August 27, 2019
Transcranial magnetic stimulation (TMS) is a novel therapy for treatment-resistant depression that has been getting a lot of attention recently. Patients who have tried multiple antidepressant medications and are frustrated with results are choosing to try TMS. Several studies prove the positive results of TMS for people with treatment-resistant depression. (1,2) But an important question that is not so clearly outlined is: how long do the effects of TMS treatment last?
TMS Has Been Proven to Provide Long-Lasting Results
A study published in 2014 in the Journal of Clinical Psychiatry explored the question of how long TMS results last. For this study, 257 patients diagnosed with major depressive disorder, who did not show signs of improvement with antidepressant medication, were given a single six-week course of TMS treatment. TMS treatments were administered in 42 clinics across the country. To document how long the effects of TMS treatment lasted, patients participated in an initial assessment before receiving TMS in addition to follow-up assessments over the course of 52 weeks after receiving TMS treatment: at three, six, nine, and 12 months. After TMS, 120 of the 257 patients achieved remission (found relief from or were free of depressive symptoms). The results of this study showed that 62.5 percent of study participants who achieved remission after TMS continued to show signs of response to treatment and/or remission one year after treatment. (3,4)
TMS Results Can Vary From Patient to Patient
How long TMS results last depend on the medical history of the patient. A study published in 2019 in Clinical Psychopharmacology and Neuroscience explores the possible factors that can predict a positive response from TMS, including:
- Early positive response to TMS treatments
- Severity of depression and depressive symptoms (5)
Maintenance treatments may be necessary if symptoms return, and another round of TMS treatment may be necessary if the patient has experienced a full relapse. Studies have shown that reintroduction of TMS when symptoms reappear can restore the positive effects of the initial course of TMS. (6,7)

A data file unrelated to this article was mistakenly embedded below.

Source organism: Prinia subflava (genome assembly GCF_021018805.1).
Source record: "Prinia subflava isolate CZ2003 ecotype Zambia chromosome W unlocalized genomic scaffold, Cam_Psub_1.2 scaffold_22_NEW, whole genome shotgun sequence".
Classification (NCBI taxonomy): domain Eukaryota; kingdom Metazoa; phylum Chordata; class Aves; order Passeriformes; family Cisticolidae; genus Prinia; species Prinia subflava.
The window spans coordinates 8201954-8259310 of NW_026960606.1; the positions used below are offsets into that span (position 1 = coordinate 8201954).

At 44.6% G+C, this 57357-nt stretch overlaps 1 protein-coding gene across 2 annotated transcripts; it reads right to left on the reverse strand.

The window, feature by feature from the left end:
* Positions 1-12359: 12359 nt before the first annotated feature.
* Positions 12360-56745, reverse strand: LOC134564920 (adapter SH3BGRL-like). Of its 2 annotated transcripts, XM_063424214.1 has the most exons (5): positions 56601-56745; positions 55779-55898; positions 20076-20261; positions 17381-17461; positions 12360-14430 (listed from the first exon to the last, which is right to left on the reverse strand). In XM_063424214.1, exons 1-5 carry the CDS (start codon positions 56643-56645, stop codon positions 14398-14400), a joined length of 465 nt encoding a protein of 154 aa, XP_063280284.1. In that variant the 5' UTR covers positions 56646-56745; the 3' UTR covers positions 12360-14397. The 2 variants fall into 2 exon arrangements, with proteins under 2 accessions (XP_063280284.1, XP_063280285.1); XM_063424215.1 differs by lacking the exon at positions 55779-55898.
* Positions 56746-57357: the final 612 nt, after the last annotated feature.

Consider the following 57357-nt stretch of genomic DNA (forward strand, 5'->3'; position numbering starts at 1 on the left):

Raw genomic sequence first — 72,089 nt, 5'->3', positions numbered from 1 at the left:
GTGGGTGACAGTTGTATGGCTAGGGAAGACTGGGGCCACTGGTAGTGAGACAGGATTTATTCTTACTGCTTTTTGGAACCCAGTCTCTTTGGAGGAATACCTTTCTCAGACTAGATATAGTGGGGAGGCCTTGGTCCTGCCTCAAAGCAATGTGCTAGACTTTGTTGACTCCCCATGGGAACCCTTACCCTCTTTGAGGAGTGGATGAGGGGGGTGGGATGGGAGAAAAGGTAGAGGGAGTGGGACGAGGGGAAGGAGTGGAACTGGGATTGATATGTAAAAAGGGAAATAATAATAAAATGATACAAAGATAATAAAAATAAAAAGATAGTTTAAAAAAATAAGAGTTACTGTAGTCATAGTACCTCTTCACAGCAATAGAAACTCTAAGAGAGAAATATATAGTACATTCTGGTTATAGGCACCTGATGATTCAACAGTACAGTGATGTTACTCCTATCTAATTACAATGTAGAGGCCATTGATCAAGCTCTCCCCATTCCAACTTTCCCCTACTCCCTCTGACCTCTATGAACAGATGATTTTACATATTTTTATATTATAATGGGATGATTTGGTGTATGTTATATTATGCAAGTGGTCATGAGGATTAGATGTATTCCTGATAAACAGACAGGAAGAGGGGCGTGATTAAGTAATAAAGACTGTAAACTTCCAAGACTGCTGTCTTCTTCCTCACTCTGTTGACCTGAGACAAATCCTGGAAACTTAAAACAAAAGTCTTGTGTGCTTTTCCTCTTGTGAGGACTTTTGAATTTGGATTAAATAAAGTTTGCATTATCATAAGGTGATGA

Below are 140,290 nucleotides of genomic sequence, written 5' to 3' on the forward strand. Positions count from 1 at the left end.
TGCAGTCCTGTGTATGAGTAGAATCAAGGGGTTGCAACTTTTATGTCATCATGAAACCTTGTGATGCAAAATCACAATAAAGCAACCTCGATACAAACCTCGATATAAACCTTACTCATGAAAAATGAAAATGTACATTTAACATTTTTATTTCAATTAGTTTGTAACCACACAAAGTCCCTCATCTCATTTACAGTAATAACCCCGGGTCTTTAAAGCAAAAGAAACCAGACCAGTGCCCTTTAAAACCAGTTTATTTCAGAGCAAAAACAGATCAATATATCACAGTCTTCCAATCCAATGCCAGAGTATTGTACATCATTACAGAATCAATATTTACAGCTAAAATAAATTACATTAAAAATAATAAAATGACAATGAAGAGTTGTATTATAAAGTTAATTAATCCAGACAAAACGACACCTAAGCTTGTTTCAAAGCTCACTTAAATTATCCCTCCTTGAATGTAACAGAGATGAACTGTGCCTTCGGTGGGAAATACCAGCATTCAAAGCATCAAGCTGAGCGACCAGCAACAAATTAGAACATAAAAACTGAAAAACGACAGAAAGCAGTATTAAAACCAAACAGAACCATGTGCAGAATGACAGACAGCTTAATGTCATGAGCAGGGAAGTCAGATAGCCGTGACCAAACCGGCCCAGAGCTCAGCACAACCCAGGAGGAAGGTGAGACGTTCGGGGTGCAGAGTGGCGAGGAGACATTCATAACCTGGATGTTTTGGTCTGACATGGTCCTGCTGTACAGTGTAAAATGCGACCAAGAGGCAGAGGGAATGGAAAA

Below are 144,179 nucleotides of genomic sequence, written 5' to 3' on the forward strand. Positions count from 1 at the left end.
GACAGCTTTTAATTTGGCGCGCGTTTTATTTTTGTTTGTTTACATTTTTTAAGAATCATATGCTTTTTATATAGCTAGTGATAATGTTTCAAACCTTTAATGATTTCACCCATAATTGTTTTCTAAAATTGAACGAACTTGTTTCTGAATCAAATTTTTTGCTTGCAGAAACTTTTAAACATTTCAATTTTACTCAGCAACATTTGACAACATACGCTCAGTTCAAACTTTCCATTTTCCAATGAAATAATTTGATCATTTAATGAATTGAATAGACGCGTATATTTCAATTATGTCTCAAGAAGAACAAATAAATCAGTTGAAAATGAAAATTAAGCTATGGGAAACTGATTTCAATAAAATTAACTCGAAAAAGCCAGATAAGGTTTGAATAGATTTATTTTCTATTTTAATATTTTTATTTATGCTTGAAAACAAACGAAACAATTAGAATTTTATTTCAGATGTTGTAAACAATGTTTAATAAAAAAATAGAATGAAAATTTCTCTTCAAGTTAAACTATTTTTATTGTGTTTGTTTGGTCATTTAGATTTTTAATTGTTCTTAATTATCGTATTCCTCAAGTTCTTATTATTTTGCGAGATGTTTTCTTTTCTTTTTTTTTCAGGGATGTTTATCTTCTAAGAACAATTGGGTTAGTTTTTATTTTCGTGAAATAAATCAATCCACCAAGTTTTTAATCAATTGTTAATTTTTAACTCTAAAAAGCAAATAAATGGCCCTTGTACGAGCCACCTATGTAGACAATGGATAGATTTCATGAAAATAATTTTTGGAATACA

So, How Long Will TMS Results Last for Me?
The answer is that how long TMS will last varies from patient to patient. Many of my patients are still in remission a year after treatment, but others require intermittent maintenance treatments before then. These maintenance treatments are covered by insurance. If a patient feels their depression symptoms returning after having TMS, they should contact their psychiatrist.
Interested in Learning More About TMS Treatment in NYC and if It Can Help You?
If you’re interested in learning more about TMS treatment and if it may benefit you, call our office at 212.731.2033 or contact us online.
1. Carpenter LL, Janicak PG, Aaronson ST, et al. Transcranial magnetic stimulation (TMS) for major depression: A multisite, naturalistic, observational study of acute treatment outcomes in clinical practice. Depress Anxiety. 2012;29(7):587-96. Click Here. Accessed August 10, 2019.
2. Avery DH, Isenberg KE, Sampson SM, et al. Transcranial magnetic stimulation in the acute treatment of major depressive disorder: clinical response in an open-label extension trial. J. Clin Psychiatry. 2008; 69:441-451. Click Here. Accessed August 10, 2019.
3. Dunner DL, Aaronson ST, Sackeim HA, et al. A multisite, naturalistic, observational study of transcranial magnetic stimulation for patients with pharmacoresistant major depressive disorder: Durability of benefit over a 1-year follow-up period. J Clin Psychiatry. 2014;75(12):1394-401. Click Here. Accessed August 10, 2019.
4. Dunner DL, Aaronson ST, Sackeim HA, et al. A multisite, naturalistic, observational study of transcranial magnetic stimulation for patients with pharmacoresistant major depressive disorder: Durability of benefit over a 1-year follow-up period. Psychiatrist.com: The Journal of Clinical psychiatry. Click Here. Accessed August 12, 2019.
5. Kar SK. Predictors of Response to Repetitive Transcranial Magnetic Stimulation in Depression: A Review of Recent Updates. Clinical Psychopharmacology and Neuroscience. February 2019;17(1):25–33. Click Here. Accessed August 12, 2019.
6. Demirtas-Tatlidede A, Mechanic-Hamilton D, Press DZ, Pearlman C, Stern WM, Thall M, and Pascual-Leone A. An open-label, prospective study of repetitive transcranial magnetic stimulation (rTMS) in the long-term treatment of refractory depression: reproducibility and duration of the antidepressant effect in medication-free patients. Journal of Clinical Psychiatry. 2008;69(6):930–934. Click Here. Accessed August 12, 2019.7. Fitzgerald PB, Benitez J, de Castella AR, Brown TL, Daskalakis ZJ, and Kulkarni J. Naturalistic study of the use of transcranial magnetic stimulation in the treatment of depressive relapse. Australian and New Zealand Journal of Psychiatry. 2006;40(9):764–768. Click Here. Accessed August 12, 2019.